Decides to which committees new bills go
Appoints members to certain committees
Controls patronage for some capital jobs; assigns extra office space
Majority leader, minority leader, whips
Parties showing their strength
The strength of a party is demonstrated by how well it can get its members to tow the party line.
Party unity vote: a majority of democrats vote against a majority of republicans
Caucus:an association of congressional members created to lobby for a particular interest
Caucus benefits for members: gaining information, identification as a leader, symbolically showing they care about an issue of concern to their constituents.
Republicans said that all aides working on caucus material had to be housed in member’s offices
Coordination thus becomes more difficult
Six Caucus Types:
Intraparty caucus: members share a similar ideology
Personal interest caucus: members have a common interest in an issue (environment, arts, etc.)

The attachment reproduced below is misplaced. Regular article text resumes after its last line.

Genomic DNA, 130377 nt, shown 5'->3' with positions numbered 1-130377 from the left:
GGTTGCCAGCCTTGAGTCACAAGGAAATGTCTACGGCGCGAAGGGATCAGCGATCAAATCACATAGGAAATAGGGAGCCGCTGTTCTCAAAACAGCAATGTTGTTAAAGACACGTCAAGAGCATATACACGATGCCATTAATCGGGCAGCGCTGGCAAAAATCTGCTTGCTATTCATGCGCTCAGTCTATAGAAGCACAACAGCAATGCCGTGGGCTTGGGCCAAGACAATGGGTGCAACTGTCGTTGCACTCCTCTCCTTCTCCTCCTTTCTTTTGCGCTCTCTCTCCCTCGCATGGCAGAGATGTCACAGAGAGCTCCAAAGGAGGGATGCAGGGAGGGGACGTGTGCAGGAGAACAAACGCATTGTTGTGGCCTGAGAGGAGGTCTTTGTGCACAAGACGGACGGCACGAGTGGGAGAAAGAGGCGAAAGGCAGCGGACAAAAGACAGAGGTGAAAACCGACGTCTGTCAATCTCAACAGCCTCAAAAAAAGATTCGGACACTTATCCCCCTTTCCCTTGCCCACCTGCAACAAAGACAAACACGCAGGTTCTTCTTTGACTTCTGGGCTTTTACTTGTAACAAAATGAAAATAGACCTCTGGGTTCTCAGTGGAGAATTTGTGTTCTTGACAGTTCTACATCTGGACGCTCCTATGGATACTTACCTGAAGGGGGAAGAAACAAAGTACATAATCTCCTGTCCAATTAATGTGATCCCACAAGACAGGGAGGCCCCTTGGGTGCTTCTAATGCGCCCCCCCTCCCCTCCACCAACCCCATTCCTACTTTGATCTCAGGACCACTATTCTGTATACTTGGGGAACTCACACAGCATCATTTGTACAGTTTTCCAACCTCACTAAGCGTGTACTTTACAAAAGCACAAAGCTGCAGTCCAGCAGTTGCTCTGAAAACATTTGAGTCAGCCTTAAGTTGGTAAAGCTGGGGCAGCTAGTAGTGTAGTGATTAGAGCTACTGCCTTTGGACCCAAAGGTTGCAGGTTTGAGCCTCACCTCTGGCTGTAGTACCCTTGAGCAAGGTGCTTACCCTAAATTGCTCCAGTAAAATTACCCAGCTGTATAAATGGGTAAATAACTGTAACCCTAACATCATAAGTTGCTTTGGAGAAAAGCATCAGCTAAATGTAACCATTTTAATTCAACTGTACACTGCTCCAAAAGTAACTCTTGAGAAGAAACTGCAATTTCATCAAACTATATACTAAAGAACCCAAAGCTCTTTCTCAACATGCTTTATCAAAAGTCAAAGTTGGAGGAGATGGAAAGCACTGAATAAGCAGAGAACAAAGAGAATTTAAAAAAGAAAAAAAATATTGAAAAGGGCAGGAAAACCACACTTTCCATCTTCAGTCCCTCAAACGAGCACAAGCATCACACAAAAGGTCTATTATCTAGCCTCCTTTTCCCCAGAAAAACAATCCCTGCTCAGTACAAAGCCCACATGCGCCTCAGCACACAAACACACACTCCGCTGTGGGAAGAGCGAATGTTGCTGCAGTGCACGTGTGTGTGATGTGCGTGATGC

Constituency caucuses: represent some group of the constituency
-national, regional, state/district, industry
Purpose of committees is to distribute workload of congress.
Standing: permanent, most important because generally the only ones that can recommend bills
Select : appointed for a limited purpose; don’t last long
Joint: both senators and representatives serve
Joint conference: hammering out bill differences between house and senate
Ratio of democrats to republicans on a committee roughly parallels the ratio in the full body.
The 1974 congress greatly expanded the number of subcommittees. Results:
Congress is not more efficient --- work just piles up even more
Most bills are attached to large spending bills
Because of increase in committees, the leadership has less influence with committees
1995 congress begins a process of reducing the number of sub-committees – succeeds in reducing by 20%